And thus, we are introduced to the many poets and their many lives in this crystal world of words. Pessoa is said to have invented more than seventy parallel lives of poets, among which Fernando Pessoa-himself is just one. I think I am in love with Álvaro de Campos, the sensationist, the dandy, the flâneur – from Pessoa’s descriptions, he was born in Tavira, is a naval engineer who studied in Glasgow (like Pessoa himself), lives in Lisbon and does nothing. He is ‘tall, slim and a bit prone to stoop’, ‘neither pale nor dark, vaguely corresponding to the Portuguese Jewish type, but with smooth hair that’s usually parted on one side’. But what I love most about Campos is that Pessoa writes in his name when he feels ‘a sudden impulse to write’, not knowing what.

It is Campos again I read after a small hike up the stairs. I come across a clearing, not knowing its name. On one empty bench, I sit down and begin to smoke. I see the word ‘Saudade’ engraved onto the cobbled street. The Portuguese word for a deep, nostalgic sense of longing or desire, for someone or something one has lost, when that someone or something can never return. There is much debate regarding the Portuguese-ness or exclusiveness attached to the word – I am often a literary sceptic – but I cannot completely wish away this exclusiveness – perhaps other languages do have parallels of the word but the right kind of sincerity in suffering and deep emotional heaviness of being tormented from loving an impossibility is perhaps something not easily attainable in one word in most languages. Saudade seems to be written across the walls of Lisbon – what makes this beautiful city so sad? One can really listen to the silence of music while walking up and down the stairs and suddenly, the physical reality and location of being in a city does not make any sense. It is an effervescence that is constantly under the threat of being engulfed by the River Tagus, to be drained into the depths of the Atlantic.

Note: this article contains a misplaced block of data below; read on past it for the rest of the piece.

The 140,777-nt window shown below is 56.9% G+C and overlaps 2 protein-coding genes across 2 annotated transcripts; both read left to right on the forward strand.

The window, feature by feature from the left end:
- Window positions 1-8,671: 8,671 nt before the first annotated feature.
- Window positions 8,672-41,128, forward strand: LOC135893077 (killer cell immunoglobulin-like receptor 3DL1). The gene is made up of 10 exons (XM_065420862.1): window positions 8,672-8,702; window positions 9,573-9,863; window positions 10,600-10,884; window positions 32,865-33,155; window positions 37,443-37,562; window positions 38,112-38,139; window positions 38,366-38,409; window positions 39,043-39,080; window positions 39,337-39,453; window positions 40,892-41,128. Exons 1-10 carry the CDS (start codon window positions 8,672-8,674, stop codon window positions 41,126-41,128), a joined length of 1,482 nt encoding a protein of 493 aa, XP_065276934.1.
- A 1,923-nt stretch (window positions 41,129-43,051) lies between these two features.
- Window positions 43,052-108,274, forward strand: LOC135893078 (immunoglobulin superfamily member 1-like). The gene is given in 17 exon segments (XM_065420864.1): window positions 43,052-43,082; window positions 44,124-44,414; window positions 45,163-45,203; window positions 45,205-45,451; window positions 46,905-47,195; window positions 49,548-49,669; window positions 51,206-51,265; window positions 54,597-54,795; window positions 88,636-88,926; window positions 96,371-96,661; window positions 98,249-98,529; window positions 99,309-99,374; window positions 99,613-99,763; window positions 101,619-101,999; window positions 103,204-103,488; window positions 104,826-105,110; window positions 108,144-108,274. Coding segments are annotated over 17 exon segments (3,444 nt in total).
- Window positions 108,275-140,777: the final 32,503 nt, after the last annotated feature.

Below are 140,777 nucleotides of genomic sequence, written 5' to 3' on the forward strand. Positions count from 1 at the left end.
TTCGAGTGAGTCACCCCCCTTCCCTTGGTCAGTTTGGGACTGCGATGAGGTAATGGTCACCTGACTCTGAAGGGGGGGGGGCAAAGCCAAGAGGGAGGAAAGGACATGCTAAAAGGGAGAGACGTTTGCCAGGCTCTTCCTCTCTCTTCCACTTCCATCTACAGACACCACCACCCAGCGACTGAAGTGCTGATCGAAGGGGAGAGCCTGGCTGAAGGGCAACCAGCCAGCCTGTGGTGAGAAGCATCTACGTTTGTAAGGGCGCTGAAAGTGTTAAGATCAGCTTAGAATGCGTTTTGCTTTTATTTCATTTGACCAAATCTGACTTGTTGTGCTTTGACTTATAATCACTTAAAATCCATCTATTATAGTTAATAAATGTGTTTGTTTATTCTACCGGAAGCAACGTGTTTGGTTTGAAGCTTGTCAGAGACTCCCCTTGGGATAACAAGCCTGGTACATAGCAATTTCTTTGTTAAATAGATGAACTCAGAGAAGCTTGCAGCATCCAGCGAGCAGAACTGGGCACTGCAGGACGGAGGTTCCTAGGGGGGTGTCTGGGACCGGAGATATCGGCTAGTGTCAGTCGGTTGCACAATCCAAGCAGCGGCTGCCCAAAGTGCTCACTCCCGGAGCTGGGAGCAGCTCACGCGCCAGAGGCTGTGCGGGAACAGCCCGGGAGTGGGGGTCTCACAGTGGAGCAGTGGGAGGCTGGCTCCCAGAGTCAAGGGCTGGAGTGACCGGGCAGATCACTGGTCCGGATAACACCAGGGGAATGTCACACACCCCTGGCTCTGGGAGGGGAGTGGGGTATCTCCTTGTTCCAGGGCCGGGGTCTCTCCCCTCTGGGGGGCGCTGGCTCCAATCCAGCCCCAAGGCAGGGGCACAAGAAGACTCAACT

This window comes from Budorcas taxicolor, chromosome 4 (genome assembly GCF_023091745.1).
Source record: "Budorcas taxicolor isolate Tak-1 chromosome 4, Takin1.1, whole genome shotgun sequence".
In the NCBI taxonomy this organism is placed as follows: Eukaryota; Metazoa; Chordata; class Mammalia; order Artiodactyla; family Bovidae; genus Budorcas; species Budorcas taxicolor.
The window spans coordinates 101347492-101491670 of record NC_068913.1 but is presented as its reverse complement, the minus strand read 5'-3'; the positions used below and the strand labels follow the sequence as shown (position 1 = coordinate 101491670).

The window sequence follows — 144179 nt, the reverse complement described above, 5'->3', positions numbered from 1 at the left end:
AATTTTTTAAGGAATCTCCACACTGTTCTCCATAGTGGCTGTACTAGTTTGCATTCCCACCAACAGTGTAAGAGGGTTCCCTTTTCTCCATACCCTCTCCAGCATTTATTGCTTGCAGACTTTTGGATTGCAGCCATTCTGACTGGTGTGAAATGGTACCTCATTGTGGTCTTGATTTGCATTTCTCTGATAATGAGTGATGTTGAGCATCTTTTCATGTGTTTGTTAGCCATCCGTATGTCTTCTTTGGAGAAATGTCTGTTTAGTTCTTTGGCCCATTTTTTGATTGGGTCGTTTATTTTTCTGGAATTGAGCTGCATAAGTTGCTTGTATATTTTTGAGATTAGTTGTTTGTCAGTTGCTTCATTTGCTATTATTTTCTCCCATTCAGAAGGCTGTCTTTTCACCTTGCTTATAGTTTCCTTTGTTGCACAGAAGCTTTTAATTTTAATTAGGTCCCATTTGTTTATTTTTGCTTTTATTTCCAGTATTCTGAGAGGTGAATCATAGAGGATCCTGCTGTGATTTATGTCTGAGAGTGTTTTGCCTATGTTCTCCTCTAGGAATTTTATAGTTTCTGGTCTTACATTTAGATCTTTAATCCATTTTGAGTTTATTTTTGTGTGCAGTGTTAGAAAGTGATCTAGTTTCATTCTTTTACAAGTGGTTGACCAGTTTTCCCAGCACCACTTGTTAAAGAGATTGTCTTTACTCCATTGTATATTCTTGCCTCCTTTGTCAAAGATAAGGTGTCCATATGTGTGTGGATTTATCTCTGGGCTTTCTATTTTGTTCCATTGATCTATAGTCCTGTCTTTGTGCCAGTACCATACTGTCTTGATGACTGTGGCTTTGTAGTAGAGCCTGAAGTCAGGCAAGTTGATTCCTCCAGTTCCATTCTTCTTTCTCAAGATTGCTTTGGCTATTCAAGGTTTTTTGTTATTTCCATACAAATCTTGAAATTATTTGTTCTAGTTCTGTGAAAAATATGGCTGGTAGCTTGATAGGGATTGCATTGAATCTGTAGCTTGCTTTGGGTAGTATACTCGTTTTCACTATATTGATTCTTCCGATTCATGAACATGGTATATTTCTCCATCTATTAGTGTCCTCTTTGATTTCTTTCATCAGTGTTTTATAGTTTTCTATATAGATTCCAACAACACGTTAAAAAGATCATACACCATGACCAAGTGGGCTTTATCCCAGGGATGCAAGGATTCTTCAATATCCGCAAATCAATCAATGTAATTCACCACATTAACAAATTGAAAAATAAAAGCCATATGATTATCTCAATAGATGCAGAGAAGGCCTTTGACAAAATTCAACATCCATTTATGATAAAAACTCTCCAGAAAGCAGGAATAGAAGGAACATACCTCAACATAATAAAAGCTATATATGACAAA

I cling to the poems of Campos as I leave Lisbon, knowing that I will return in some way – if not in person, at least as a fragment of memory in some scattered cigarette butt.

Is it, in fact, this geographical location of Lisbon – and Portugal, with its history of discoveries of sea routes, separation from loved ones, lives lived in melancholic journeys, shipwrecks the news of which never reached land, forever waiting for the known un-return of those who left? Is it the loss of Portugal’s position and colonial power – the empire that would have mastered the world? Or is it a deep sensitivity that rises from constant interaction with the many others – Arabia, Africa and Asia – the others Portugal interacted with, loved and departed from? Why is memory so overwhelming that it owns and transforms the present into an object of beauty? Why does being in this city have a sense of timelessness?

 

Yes, I know that the rain’s mistiness is elegant.

I know that the sun, so ordinary, oppresses an elegant sensibility.

I know that to be affected by changes in light isn’t elegant.

But who said to the sun or to anyone else that I want to be elegant?

Give me blue sky and the sun in plain view.

I have mist, rain and shadows inside me.

Today all I want is peacefulness.

I’d even love a cozy home, as long as I didn’t really have it.

I long so much for peace it makes me sleepy.

Let’s not exaggerate!

I really am sleepy, inexplicably so.

It ended up being a rainy day.

Tenderness? Affection? Only children can have them…

For me they’re memories…

 

Later that day, I would find out that the square I was sitting in, is also the square in front of which stands the house Fernando Pessoa was born in. Around a bend, we also come across the church he was baptised in. But more than these, I find the poet in his undocumented habitats – walls of Museums, glasses of windows, the sad sunshine in Lisbon – he is also forever somewhere else – sketchy, evasive and simultaneously real. I try to be the tourist, enjoy the city and feel the fun one is supposed to, but I fail in strange ways. I find myself wandering off, trying to hunt time and place of solitude, as I continue to read. Why are poets and their cities so entangled? Is it because they give us the words to live in the city with? Is it because the cities give the poets their music, their chaos?